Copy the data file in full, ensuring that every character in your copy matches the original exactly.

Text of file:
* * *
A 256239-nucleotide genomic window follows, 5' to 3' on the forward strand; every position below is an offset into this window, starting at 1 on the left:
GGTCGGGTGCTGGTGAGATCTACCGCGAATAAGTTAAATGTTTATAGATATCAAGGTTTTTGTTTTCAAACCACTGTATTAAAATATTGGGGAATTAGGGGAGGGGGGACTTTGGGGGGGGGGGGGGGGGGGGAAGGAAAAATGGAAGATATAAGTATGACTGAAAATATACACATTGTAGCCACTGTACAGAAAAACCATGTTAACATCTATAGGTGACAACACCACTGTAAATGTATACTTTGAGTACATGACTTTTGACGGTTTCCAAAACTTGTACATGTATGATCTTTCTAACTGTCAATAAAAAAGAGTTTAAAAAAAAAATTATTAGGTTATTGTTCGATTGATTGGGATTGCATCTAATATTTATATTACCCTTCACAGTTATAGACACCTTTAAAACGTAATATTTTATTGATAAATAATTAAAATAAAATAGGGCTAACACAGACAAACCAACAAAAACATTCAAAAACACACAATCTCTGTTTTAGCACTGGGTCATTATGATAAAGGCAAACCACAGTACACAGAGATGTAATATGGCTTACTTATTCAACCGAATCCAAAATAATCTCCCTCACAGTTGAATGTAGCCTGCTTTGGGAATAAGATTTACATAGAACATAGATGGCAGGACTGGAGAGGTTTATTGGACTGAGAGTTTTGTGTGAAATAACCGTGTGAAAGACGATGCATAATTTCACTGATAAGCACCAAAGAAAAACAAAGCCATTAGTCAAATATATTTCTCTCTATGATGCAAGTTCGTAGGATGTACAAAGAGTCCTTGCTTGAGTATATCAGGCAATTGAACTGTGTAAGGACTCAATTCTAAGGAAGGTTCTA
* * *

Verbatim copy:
A 256239-nucleotide genomic window follows, 5' to 3' on the forward strand; every position below is an offset into this window, starting at 1 on the left:
GGTCGGGTGCTGGTGAGATCTACCGCGAATAAGTTAAATGTTTATAGATATCAAGGTTTTTGTTTTCAAACCACTGTATTAAAATATTGGGGAATTAGGGGAGGGGGGACTTTGGGGGGGGGGGGGGGGGGGGAAGGAAAAATGGAAGATATAAGTATGACTGAAAATATACACATTGTAGCCACTGTACAGAAAAACCATGTTAACATCTATAGGTGACAACACCACTGTAAATGTATACTTTGAGTACATGACTTTTGACGGTTTCCAAAACTTGTACATGTATGATCTTTCTAACTGTCAATAAAAAAGAGTTTAAAAAAAAAATTATTAGGTTATTGTTCGATTGATTGGGATTGCATCTAATATTTATATTACCCTTCACAGTTATAGACACCTTTAAAACGTAATATTTTATTGATAAATAATTAAAATAAAATAGGGCTAACACAGACAAACCAACAAAAACATTCAAAAACACACAATCTCTGTTTTAGCACTGGGTCATTATGATAAAGGCAAACCACAGTACACAGAGATGTAATATGGCTTACTTATTCAACCGAATCCAAAATAATCTCCCTCACAGTTGAATGTAGCCTGCTTTGGGAATAAGATTTACATAGAACATAGATGGCAGGACTGGAGAGGTTTATTGGACTGAGAGTTTTGTGTGAAATAACCGTGTGAAAGACGATGCATAATTTCACTGATAAGCACCAAAGAAAAACAAAGCCATTAGTCAAATATATTTCTCTCTATGATGCAAGTTCGTAGGATGTACAAAGAGTCCTTGCTTGAGTATATCAGGCAATTGAACTGTGTAAGGACTCAATTCTAAGGAAGGTTCTA